Daniela Triadan

Professor, School of Anthropology
Daniela Triadan

Haury Anthropology Bldg. 404A

My research interests focus on the study of the sociopolitical development of small sedentary societies and societies that were more hierarchically organized, as well as prehistoric economic systems. Methodologically I specialize in ceramic technology, provenance studies, and the integration of material analyses into archaeological research. To pursue my research interests, I have been conducting extensive field and laboratory research in the American Southwest and Mesoamerica.

My projects in the Southwest include two large-scale studies on late prehistoric polychrome production and distribution, one centered on White Mountain Red Ware from east-central Arizona and the other on Chihuahua Polychrome from the Casas Grandes region in Chihuahua, Mexico.

My research in the Maya area included work in Belize and I have been co-directing the Aguateca Archaeological Project in Guatemala. Our research there was geared toward examining social, political, and economic organization and its change through the analysis of domestic assemblages. Excavations of elite residential structures at the epicenter of this rapidly abandoned city revealed the richest in situ floor assemblages found to date at a Classic Maya site, providing a unique opportunity for reconstructing Classic Maya household organization.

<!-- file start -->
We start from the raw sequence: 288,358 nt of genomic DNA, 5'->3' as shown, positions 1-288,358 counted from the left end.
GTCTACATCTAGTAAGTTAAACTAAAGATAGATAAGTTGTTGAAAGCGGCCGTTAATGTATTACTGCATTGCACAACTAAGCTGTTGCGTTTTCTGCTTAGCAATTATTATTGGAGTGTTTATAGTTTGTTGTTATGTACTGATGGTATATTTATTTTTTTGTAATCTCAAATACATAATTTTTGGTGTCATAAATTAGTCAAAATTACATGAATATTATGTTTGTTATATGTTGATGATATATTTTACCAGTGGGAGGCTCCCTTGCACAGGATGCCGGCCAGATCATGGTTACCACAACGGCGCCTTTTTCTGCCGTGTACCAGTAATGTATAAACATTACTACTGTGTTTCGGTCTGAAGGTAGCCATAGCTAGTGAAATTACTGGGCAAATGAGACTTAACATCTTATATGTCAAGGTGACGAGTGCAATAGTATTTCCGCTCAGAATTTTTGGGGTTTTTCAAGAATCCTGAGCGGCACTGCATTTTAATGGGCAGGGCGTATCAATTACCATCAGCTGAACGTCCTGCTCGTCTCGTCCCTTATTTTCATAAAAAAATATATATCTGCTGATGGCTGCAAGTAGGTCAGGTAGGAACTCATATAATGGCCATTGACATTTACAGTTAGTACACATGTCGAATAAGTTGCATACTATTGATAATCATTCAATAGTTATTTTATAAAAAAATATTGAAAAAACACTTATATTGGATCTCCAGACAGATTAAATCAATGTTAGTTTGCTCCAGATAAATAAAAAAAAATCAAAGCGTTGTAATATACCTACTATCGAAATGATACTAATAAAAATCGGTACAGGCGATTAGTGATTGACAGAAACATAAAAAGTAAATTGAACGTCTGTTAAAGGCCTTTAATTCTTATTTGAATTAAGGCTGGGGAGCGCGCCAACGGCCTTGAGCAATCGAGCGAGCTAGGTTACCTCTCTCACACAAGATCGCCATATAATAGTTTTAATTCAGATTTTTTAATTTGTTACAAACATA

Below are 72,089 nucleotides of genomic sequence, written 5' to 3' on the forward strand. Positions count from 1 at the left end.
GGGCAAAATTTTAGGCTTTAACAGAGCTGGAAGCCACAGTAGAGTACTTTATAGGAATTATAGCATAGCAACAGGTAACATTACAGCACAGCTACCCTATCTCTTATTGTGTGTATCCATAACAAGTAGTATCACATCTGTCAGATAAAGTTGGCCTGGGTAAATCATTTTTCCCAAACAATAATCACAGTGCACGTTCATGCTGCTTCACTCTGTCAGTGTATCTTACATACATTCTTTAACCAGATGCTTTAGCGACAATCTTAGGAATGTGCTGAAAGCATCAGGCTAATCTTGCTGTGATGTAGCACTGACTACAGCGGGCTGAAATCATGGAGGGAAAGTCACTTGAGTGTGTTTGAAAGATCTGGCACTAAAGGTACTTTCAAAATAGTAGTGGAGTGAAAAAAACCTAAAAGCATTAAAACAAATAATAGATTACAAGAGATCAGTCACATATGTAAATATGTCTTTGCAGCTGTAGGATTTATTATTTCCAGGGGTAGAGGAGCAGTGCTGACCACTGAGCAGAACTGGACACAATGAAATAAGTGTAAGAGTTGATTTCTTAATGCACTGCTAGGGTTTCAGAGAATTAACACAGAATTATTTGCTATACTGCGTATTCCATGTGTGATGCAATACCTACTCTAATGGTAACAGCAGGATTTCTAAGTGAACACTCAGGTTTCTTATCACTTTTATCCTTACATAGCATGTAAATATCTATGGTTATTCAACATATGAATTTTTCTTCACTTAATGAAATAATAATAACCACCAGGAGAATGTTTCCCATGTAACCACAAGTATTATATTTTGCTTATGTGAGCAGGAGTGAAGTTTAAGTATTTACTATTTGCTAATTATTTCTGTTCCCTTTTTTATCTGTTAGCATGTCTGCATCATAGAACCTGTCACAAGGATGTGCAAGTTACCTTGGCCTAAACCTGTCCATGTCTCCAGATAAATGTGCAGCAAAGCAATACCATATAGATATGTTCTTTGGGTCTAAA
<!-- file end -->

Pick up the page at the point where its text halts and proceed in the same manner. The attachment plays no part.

I have also been the Co-director of a project at the site of Ceibal, Guatemala, where my colleagues and I have been investigating the processes that led to the development of sedentism and social complexity during the Early Middle Preclassic, as well as the political disintegration during the Terminal Classic. This research is providing new information of the foundation of Maya Civilization as well as the so-called Maya collapse.

My colleagues and I recently started a new project in the middle Usumacinta River drainage in Tabasco and Chiapas, Mexico. We are excavating several Early to Middle Preclassic sites with early ritual architectural configurations called E-Groups. We are interested in possible connections of this area with the western Maya lowlands, including the site of Ceibal. We believe that this area may have been crucial in interactions between the Olmec area on the Gulf Coast and the earliest Maya.